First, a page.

Defendant was convicted of involuntary manslaughter and sentenced to serve five years. He appeals. Held:
1. The defendant allegedly struck and killed the victim, a flagman, on the highway while driving an automobile under the influence of intoxicants. Under the implied consent to chemicals test statute (Code Ann. 68-1625.1), any person who drives or operates a motor vehicle upon a public road or highway shall be deemed to have given his consent to a chemicals test (blood or breath) as to the alcoholic content of his blood if he is lawfully arrested for any offense allegedly committed while driving or operating a vehicle under the influence of intoxicants. The charge here arose out of the driving of a motor vehicle while under the influence of intoxicants. The court did not err in refusing to exclude the results of the intoximeter test. Brown v. State, 129 Ga. App. 713 (1) (200 SE2d 924)
; Purvis v. State, 129 Ga. App. 208 (199 SE2d 366)
. Aliter when defendant refuses to take the test, which, in that case, it would be error for state to offer testimony that he refused to take the test. Johnson v. State, 125 Ga. App. 607
, 608 (609(2)) (188 SE2d 416
2. During the argument to the jury by the assistant district attorney, he stated "Now, I'll admit that the human being [victim] in this case was a Black man, probably didn't have a lot of money, and we don't have his family here today." Objection was made that the argument was highly improper, was not based on any facts, and was simply given to bias and prejudice the jury against the defendant; that the argument was not logical, and that there was no evidence to support it. The court ruled the argument was improper because there was no evidence in regard to the victim's background or what kind of family he had. The assistant district attorney then stated he would withdraw it.
Defendant contends that the court erred in failing to admonish the jury and that he was entitled to a mistrial. There was no motion for mistrial and the objection set forth above is the only objection that was made. No further motion was made nor was there a request that the court admonish counsel for his improper statement. From the colloquy between the court and counsel, the jury well understood that there was no evidence submitted on which to base the argument. No further statement by the court was required under Code 81-1009; nor was it error to fail to grant a mistrial, especially as there was no motion therefor. We find no reversible error in the manner in which the court corrected the improper argument. Starr &c. Co. v. York, 89 Ga. App. 22 (3) (78 SE2d 429)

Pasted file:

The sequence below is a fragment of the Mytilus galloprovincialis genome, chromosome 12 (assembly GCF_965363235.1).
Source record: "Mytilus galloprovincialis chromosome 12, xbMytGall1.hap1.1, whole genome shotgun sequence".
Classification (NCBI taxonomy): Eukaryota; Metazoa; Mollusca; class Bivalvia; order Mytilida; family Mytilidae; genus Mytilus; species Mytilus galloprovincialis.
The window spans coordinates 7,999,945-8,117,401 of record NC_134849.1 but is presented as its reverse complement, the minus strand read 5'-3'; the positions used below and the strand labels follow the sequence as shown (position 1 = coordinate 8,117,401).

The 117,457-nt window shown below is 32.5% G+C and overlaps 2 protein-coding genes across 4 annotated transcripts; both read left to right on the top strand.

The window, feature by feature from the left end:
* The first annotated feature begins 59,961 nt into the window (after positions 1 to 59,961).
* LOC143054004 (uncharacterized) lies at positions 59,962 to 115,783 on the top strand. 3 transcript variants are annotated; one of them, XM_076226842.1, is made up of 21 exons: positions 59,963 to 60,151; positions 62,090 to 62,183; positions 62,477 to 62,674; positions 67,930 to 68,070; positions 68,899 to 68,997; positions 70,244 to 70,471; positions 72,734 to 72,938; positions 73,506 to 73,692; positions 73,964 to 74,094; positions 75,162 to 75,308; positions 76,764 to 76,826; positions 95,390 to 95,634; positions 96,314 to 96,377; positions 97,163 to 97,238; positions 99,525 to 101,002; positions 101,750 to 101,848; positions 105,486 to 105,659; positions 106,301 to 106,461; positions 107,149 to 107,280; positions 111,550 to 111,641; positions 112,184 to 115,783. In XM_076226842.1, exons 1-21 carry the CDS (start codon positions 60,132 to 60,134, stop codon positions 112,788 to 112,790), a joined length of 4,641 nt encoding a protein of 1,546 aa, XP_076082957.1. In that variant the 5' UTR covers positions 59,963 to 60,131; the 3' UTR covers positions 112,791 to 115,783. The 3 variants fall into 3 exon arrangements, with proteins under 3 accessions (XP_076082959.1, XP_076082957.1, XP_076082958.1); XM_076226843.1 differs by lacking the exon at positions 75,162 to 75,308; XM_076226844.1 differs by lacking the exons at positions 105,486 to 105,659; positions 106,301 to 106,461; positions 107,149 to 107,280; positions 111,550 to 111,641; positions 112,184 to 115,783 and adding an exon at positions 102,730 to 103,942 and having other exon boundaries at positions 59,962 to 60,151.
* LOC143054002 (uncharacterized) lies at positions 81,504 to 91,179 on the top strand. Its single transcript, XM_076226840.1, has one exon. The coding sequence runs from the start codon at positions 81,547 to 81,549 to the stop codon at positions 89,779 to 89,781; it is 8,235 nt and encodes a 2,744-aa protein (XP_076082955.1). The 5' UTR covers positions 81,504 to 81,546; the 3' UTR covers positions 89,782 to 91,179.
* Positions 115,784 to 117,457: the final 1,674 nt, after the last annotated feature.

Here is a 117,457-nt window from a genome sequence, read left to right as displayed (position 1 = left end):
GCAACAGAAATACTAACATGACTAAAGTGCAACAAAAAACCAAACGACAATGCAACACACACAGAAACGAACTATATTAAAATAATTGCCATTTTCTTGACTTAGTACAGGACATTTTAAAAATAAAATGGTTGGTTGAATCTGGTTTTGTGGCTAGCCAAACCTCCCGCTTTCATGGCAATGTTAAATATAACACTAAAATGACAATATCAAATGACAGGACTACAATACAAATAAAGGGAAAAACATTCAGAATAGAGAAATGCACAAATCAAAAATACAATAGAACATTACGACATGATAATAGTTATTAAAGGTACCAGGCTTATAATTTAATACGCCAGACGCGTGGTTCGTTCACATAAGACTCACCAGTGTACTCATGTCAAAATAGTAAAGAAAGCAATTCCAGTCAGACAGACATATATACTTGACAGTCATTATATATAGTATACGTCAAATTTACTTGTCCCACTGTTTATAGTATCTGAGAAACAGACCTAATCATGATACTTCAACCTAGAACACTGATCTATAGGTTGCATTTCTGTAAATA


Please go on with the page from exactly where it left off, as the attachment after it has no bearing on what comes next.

3. In further argument to the jury, the assistant district attorney stated, "What if a child had darted out onto the expressway? A person intoxicated ran over them [sic]. That is involuntary manslaughter." Objection was again made on the same grounds as above, and here defendant moved for a mistrial and contended the argument was made to obtain sympathy from the jury. Counsel for defendant also contends the error could not be corrected, as this was the second time in which an improper argument had been made to the jury, by state's counsel.
The court sustained the objection that it was an improper statement, but overruled the motion for a mistrial and rebuked the assistant district attorney out of the presence of the jury. When the jury returned, the trial court advised the jury that the court had ruled that the statement made by the assistant district attorney was an improper statement and that the assistant district attorney had been ordered not to make such a statement like that again. Under these circumstances, no basis for mistrial has been shown, as the extent of rebuke is entirely within the discretion of the court. Georgia Power Co. v. Puckett, 181 Ga. 386 (5)
, 393-395 (182 SE 384
); Domingo v. State, 213 Ga. 24
, 27 (4) (96 SE2d 896
); James v. State, 215 Ga. 213
, 215 (4) (109 SE2d 735
); McCluskey v. American Oil Co., 225 Ga. 63
, 64-65 (165 SE2d 830
4. Having considered each enumeration of error and finding no reversible error, the judgment is affirmed.
William H. Ison, District Attorney, Douglas N. Peters, Assistant District Attorney, for appellee.